I've run into Monarch's brick wall, otherwise known as the maximum number of fields, a few times. It's usually because I've tried to create too many summaries in one model (yes, that affects the number of fields in use in the model).
The solution in those cases is to duplicate the model as is (save the current model, then save it again under a new name), and then delete the existing summaries and get on with building replacements. In this way you can build as many summaries as you need. It's unlimited really.
Then you run a little batch file to execute two or more models/projects as required for your end needs.
If summaries aren't in play, though, and it's truly just the Table window that's exceeding the maximum, then you've really only got a couple of options.
I'm not a Data Pump user, but since its foundation is Monarch, and Monarch models, I'd expect that particular technical limitation to be consistent between Monarch and its big brother Data Pump.
If you're using calculated fields, especially calculated fields that rely on other calculated fields, then you can consolidate them by integrating the formulas as necessary.
Worst case scenario is that you're really trying to capture 255 individual fields from a report, which would be quite rare, IMO, and argueably is not a good design and propbably not something that should done, to be honest. Proper normalization techniques will build a more useable data set, even if the model is built purely for analysis purposes.
Capturing smaller collections of fields and grouping them in a logically related manner, along with a common key, would be best exported to a format like an Access database file, where each collection of related fields becomes its own table.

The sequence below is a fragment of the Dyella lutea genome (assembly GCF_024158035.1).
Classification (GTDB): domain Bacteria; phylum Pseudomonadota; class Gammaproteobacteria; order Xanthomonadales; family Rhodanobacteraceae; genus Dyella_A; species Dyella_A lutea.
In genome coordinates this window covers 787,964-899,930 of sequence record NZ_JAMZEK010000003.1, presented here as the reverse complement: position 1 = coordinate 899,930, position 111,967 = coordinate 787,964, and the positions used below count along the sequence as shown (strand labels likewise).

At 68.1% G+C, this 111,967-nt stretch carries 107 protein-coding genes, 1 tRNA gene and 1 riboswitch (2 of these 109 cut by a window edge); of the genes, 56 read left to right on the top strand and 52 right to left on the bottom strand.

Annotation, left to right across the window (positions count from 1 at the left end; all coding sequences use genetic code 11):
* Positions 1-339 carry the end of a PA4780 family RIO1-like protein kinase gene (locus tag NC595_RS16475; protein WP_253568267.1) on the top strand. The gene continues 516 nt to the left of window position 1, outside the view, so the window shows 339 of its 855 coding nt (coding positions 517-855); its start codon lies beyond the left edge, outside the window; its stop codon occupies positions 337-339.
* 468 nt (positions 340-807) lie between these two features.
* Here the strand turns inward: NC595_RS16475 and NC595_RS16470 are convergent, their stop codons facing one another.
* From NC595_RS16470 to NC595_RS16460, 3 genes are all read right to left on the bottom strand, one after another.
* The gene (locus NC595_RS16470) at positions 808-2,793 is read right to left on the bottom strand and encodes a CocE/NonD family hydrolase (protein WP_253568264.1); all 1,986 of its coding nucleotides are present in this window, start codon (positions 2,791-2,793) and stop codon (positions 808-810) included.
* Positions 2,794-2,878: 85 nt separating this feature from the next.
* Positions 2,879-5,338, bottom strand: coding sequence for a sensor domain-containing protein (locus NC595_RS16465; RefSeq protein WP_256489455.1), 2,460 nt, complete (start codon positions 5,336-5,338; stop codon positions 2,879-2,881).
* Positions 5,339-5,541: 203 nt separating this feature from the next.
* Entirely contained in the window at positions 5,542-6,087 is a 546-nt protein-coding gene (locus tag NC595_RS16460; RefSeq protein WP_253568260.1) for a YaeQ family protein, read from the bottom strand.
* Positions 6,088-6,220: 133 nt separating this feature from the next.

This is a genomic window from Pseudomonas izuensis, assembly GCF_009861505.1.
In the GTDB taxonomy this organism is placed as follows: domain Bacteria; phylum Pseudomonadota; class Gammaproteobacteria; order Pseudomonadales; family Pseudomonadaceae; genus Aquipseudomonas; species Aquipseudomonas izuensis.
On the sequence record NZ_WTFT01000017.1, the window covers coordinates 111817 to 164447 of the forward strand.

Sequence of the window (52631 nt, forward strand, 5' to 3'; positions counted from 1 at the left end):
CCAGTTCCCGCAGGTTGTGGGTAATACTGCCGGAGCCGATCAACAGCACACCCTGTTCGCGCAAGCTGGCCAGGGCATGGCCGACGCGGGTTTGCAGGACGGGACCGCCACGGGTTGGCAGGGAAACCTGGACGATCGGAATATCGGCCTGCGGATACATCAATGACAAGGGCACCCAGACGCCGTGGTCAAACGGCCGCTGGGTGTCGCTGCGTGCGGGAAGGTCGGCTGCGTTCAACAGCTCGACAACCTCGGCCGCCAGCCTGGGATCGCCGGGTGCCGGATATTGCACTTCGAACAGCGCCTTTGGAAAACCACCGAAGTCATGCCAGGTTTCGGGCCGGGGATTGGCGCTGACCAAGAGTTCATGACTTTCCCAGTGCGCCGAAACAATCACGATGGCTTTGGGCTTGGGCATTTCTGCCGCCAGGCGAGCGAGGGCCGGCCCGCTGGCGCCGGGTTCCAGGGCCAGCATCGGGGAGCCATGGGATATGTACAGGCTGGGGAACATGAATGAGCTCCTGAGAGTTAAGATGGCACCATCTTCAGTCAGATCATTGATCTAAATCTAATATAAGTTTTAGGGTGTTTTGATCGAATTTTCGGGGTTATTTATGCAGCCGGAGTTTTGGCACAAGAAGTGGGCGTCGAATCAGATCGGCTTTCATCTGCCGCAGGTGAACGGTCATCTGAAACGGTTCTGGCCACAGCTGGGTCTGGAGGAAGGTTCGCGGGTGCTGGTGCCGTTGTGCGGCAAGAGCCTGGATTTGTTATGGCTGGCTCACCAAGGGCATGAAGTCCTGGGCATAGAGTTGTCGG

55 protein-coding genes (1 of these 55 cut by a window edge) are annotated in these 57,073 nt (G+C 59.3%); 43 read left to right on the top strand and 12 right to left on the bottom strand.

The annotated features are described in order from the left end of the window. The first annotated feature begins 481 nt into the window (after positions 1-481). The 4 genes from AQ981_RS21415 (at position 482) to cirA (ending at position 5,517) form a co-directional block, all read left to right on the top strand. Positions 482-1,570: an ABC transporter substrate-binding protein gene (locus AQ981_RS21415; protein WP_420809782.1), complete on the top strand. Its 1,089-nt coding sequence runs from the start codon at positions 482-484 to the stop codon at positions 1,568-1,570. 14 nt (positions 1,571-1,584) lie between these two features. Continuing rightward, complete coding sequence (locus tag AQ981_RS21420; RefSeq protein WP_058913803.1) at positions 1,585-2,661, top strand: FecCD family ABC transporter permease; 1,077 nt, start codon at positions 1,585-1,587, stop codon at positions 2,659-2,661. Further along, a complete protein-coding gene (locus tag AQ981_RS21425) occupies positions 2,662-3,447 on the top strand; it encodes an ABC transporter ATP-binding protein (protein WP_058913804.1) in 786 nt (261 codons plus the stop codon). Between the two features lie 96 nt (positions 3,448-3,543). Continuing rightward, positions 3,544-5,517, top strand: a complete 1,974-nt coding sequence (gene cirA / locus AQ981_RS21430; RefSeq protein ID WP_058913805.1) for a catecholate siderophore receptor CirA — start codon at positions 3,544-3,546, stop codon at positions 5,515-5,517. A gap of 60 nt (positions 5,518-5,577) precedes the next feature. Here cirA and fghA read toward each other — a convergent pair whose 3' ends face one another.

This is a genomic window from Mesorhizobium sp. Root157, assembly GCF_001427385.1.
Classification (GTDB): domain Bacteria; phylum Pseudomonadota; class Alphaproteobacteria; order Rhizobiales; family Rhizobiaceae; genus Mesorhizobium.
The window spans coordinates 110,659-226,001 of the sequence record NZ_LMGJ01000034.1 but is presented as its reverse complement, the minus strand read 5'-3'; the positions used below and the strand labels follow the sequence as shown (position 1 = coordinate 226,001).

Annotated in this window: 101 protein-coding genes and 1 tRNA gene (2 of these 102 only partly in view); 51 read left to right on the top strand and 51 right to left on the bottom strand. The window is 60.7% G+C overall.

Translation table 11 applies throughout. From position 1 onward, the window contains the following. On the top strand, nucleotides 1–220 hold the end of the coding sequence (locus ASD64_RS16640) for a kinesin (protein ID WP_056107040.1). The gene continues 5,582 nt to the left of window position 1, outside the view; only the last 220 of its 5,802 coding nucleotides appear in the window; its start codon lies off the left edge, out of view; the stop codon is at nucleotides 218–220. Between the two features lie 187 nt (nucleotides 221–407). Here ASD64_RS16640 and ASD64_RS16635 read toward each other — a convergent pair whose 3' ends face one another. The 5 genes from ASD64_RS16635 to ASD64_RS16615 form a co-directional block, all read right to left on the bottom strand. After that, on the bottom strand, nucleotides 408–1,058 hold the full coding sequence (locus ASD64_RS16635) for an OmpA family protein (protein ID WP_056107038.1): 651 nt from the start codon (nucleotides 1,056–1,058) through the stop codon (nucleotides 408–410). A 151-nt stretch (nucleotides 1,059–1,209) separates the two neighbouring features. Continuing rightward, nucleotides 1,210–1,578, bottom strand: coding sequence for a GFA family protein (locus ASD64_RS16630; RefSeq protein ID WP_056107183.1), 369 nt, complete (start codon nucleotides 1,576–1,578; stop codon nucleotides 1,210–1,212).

Just to add a couple of pointers - if you're working from a report file then you might be dealing with very long lines to have so many fields. You can use Monarch Utility to prepare data (forcing new line after n characters), and then you might be able to use Monarch's multi-line fields, and memo fields, to extract the data more efficiently.
Another common problem is when each record contains multiple values, such as stock prices for every day of the year. You can't have 365 fields but you can get hold of the data using Monarch's multiple column region feature. This only handles 40 columns in Monarch v10, but multiple passes can be used to overcome this.
If you post a sample report or can email something, I'd happily have a look to make some practical suggestions.
The file has sensitive data, so I cannot post a sample of it. It is a fixed width file that has about 150 fields in it. I have to make some additional fields that are calculations off of existing fields and that is bringing me over the 255 limit.
What I did for now, is break it into 2 databases and merged them with MS Access.